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I came across an interesting limit I could not solve:

$$ \lim_{x \to 0^{+}}\left[\arcsin\left(x\right)\right]^{\tan\left(x\right)} $$

Given we have not proven l'Hôpital's rule yet, I have to solve it without it. Also, I would rather not use advanced methods such as the taylor series (which yield $x^x$ here).

Squeeze theorem does not (easily?) really help here, nor does the exponent function as far as I see it:

$$ \lim_{x\rightarrow 0+}(\arcsin x)^{\tan\,x} = \lim_{x\rightarrow 0+} e^{{\tan(x)}\ln(\arcsin x)} $$ Here again the exponent is an undefined term $(0 \cdot +\infty)$. Unlike all limits I practiced on however, this logarithm does not tend to $1$, so I don't really see how it cancels out.

Is there an easy solution I am missing?

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  • $\begingroup$ When $x$ is close to $0$, both $\arcsin x$ and $\tan x$ are 'equal' to $x$, so you get $x^x$. (This is essentially the first order Taylor approximation.) $\endgroup$ – Ragnar Dec 29 '13 at 21:05
  • $\begingroup$ The limit should be $1$. $\endgroup$ – Mhenni Benghorbal Dec 29 '13 at 21:07
  • $\begingroup$ @Ragnar fair enough to be an intuition, I think am expected to give a more elaborate proof however. $\endgroup$ – Mikulas Dite Dec 29 '13 at 21:42
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    $\begingroup$ $\large\arcsin\left(x\right)$ and $\large\tan\left(x\right)$ $\large\sim x$ when $\large x \sim 0$. $\endgroup$ – Felix Marin Dec 29 '13 at 21:47
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$$\lim \limits_{x\to0^{+}}(\arcsin(x))^{\tan(x)}=\lim \limits_{x\to0^{+}}e^{\large{\tan(x)\ln(\arcsin(x))}}$$ therefore, $\tan(x)\ln(\arcsin(x))=\tan(x)\ln\left[x(1+\frac{\arcsin(x)}{x}-1)\right]=$ $$\tan(x)\ln(x)+\tan(x)\frac{\ln(1+\frac{\arcsin(x)}{x}-1)}{\frac{\arcsin(x)}{x}-1} \left (\frac{\arcsin(x)}{x} -1\right)$$ the second addend goes to zero as $x \rightarrow 0^{+}$, because $(\frac{\arcsin(x)}{x}-1)$ and $\tan(x)$ $\rightarrow 0^{+}$ as $x \rightarrow 0^{+}$ while the central factor tends to 1. The first addend is equal to $x\ln(x)\frac{\tan(x)}{x}$ which tends to zero. The whole exponent tends to zero, therefore $$\lim \limits_{x\to0^{+}}e^{\large{\tan(x)\ln(\arcsin(x))}}=e^0=1$$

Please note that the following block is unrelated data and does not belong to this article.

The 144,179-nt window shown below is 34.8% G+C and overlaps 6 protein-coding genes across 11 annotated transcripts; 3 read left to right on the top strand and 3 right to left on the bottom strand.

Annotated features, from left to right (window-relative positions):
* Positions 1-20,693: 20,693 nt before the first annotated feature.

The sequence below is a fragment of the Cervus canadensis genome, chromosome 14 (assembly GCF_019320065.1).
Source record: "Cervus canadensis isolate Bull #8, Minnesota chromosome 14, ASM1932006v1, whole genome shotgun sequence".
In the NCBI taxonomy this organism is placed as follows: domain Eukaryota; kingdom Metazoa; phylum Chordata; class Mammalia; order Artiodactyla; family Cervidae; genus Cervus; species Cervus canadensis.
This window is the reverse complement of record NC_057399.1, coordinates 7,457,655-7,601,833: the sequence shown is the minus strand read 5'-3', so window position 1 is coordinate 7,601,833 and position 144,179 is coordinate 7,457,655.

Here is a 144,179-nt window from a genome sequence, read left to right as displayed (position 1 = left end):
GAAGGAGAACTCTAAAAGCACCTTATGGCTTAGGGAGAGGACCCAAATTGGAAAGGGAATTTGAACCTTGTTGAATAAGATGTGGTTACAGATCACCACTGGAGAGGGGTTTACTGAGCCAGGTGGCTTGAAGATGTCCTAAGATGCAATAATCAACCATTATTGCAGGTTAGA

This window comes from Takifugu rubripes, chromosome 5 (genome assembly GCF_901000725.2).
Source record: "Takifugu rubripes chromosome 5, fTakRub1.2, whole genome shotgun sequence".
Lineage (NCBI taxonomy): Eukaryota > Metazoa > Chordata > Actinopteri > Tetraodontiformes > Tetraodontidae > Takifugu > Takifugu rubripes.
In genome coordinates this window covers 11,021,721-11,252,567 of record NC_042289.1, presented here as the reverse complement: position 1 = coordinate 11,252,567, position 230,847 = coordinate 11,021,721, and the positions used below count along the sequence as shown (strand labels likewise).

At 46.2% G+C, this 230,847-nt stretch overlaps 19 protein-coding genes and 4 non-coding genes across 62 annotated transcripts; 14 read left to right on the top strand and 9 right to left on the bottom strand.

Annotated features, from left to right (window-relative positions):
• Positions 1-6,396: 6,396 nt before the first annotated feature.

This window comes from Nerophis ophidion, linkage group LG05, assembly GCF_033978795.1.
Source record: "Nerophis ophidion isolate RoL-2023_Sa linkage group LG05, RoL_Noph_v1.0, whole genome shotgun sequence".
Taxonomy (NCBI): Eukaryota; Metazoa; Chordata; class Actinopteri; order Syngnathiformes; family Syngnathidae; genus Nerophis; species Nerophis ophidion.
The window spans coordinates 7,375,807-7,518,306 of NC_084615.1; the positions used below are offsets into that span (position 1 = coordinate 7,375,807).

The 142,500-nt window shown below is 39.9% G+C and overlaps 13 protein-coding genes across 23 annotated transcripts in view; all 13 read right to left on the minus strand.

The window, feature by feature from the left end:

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  • $\begingroup$ Oh this is so awesome. Thank you. Love it! $\endgroup$ – Mikulas Dite Dec 29 '13 at 22:24
  • $\begingroup$ you're welcome! $\endgroup$ – Matheman Dec 29 '13 at 22:26
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$$\begin{align} \lim \limits_{x\to0^{+}}(\arcsin(x))^{\tan(x)}&=\lim \limits_{x\to0^{+}}e^{\large{\tan(x)\ln(\arcsin(x))}}\\ =e^{\lim_{x\to0^{+}}\frac{\tan(x)}{x}(\arcsin(x)\ln(\arcsin(x)))\frac{x}{\arcsin(x)} }=1\end{align}$$

Notice that $\lim_{x\to0^{+}}\arcsin(x)\ln(\arcsin(x))=-\lim_{x\to0^{+}}\frac{\ln(\frac{1}{\arcsin(x)})}{{\frac{1}{\arcsin(x)}}}=-\lim_{u\to\infty}\frac{\ln(u)}{u}$

We demonstrate this limit by noticing: $0\le\frac{\ln(u)}{u}=\frac{1}{u}\int_{1}^{u}\frac{1}{t}dt\le\frac{1}{u}\int_{1}^{u}\frac{1}{\sqrt{t}}dt=\frac{2(\sqrt{u}-1)}{u}=2(\frac{1}{\sqrt{u}}-\frac{1}{u})$

for $u$ sufficiently large. So the limit is $0$.

$\lim_{x\to0^{+}}\frac{x}{\arcsin(x)}=\frac{1}{\frac{d(\arcsin(x))}{dx}}|_{x=0^{+}}=\sqrt{1-x^{2}}|_{x=0^{+}}=1$.

Also $\lim_{x\to0^{+}}\frac{\tan(x)}{x}=\lim_{x\to0^{+}}\frac{\sin(x)}{x}\frac{1}{\cos(x)}=1$.

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  • $\begingroup$ Why would the log cancel out? As far as I remember $\lim\limits_{x\rightarrow 0}\frac{\log(x+1)}{x} = 1$, but this does not seem to be the case. $\endgroup$ – Mikulas Dite Dec 29 '13 at 21:08
  • $\begingroup$ Sorry I was in the middle of making corrections. $\endgroup$ – user71352 Dec 29 '13 at 21:11
  • $\begingroup$ Bear with me for a second here please: $(1 + \arcsin(x) - 1) \rightarrow 0 \ne 1$, so why did the log cancel out? Are you using the limit I wrote in the comment above? Because $\lim_{x\to 0} \, \frac{\log \left(\arcsin(x)\right)}{\arcsin(x)}=-\infty$ $\endgroup$ – Mikulas Dite Dec 29 '13 at 21:22
  • $\begingroup$ I am using the limit that you wrote in your comment where $x$ will be denoted by $\arcsin(x)-1$. $\endgroup$ – user71352 Dec 29 '13 at 21:26
  • $\begingroup$ However, if $s = \arcsin(x)-1 \wedge x\rightarrow 0 \Rightarrow s \rightarrow -1$, because $\arcsin(0)=0$, right? Meaning the whole argument of the log tends to $0$, not $1$, thus the partial limit in the topmost comment above does not seem applicable. $\endgroup$ – Mikulas Dite Dec 29 '13 at 21:28

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